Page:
Help support Whale Scout with a donation

Donate now

Idylwood Creek a Better Place for Salmon Thanks to Volunteers

On January 28th Whale Scout teamed up with Green Redmond to tackle invasive plants at Idylwood Park. Idylwood Creek was home to Chinook salmon in the past however more recently Kokanee have been the focus of salmon watchers. Laurie Gogic, Whale Scout volunteer and Forest Steward with Green Redmond, led the event.  Her passion and dedication to salmon and whales is amazing! She helped teach us all that saving the whales begins right beneath our feet.

Support Our Hardworking Volunteers and Get PERKS!

Check out our Indiegogo fundraiser for info about our 2017 goals and how you can make it happen! Screen Shot 2016-12-11 at 8.17.04 PM

Helpin’ Out Duwamish River 4/1

Join Team Whale Scout with Earth Corps at Herring's House Park, part of a Super Fund cleanup. It was designed primarily as habitat for juvenile Chinook salmon with an intertidal estuary. The Duwamish River is home to five Pacific salmon species including Chinook and coho, a candidate species for listing. Recovering these salmon stocks will help feed endangered killer whales!

Commute by Canoe to Plant Trees 3/18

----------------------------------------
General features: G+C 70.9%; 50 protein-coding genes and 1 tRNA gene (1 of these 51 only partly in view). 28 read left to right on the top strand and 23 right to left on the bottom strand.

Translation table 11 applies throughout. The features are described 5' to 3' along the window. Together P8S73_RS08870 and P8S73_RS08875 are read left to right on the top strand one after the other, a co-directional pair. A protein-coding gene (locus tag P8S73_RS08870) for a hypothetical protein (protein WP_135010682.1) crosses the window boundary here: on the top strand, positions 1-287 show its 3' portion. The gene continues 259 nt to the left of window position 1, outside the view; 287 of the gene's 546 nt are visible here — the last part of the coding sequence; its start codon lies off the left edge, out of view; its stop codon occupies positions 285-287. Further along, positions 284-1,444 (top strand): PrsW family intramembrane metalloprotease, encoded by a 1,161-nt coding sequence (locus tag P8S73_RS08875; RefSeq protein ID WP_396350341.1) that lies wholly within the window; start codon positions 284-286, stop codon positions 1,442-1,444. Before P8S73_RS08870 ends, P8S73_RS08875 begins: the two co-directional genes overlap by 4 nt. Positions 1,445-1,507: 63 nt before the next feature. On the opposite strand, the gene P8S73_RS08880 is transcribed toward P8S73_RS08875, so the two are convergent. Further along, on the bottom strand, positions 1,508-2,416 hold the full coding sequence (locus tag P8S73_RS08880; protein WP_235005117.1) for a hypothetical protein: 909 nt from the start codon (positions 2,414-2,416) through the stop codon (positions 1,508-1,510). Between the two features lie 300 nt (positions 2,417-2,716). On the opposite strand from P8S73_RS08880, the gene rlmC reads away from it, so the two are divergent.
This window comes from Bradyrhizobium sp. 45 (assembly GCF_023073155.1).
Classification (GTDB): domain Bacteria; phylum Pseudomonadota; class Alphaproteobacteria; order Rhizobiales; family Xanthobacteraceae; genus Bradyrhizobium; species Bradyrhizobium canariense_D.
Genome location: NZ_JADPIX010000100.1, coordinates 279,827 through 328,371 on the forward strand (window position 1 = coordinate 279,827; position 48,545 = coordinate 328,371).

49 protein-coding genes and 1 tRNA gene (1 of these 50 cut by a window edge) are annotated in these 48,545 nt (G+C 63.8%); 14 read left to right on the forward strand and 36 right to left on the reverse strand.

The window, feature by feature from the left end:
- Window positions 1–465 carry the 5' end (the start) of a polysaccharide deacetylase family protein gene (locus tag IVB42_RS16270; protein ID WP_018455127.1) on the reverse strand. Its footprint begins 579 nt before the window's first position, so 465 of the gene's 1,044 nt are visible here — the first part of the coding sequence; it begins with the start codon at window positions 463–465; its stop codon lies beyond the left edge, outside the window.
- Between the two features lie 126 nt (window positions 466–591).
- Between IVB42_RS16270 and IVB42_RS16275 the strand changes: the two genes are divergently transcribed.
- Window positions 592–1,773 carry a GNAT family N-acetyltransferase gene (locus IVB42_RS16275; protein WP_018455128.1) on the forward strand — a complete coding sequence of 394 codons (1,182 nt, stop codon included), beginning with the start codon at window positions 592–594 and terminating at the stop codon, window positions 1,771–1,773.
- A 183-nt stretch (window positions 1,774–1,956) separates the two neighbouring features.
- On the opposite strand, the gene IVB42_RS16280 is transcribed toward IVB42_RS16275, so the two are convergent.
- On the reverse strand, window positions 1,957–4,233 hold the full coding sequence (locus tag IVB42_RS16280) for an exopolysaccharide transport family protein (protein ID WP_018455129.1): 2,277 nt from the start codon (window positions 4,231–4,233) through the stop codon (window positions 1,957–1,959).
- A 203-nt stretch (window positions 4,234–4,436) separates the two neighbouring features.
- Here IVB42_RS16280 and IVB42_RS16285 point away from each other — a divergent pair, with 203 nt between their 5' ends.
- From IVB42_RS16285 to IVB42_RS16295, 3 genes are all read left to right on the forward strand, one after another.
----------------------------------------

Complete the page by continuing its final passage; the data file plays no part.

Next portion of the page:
Join the armada of canoes and one Hobie Cat across Swamp Creek to plant trees! These trees will become part of the streamside vegetation keeping waters cool and clean for salmon traveling through the Samammish River. Join Whale Scout as we team up with Adopt a Stream Foundation, Sno-King Watershed Council, and the City of Kenmore for a fun day.

Lesanna Lahner Sealife Rehabilitation Facility Needed in Puget Sound

Learn more about the need for a wildlife hospital for marine mammals and turtles in Puget Sound. Lesanna Lahner, Executive Director and Veterinarian, explains why SR3's mission is so important and how their group will work with other organizations currently working with stranded animals. Plus, how YOU can help!

Dawn Noren Study on Contaminants Tranferred in Whale Milk

NOAA scientist Dawn Noren talks about studying contaminants transferred from killer whales to their calves. This work on captive animals can help understand the physiology of Southern Resident killer whales and some of the challenges they face as an endangered distinct population segment. dnoren Photo Credit: SeaWorld San Diego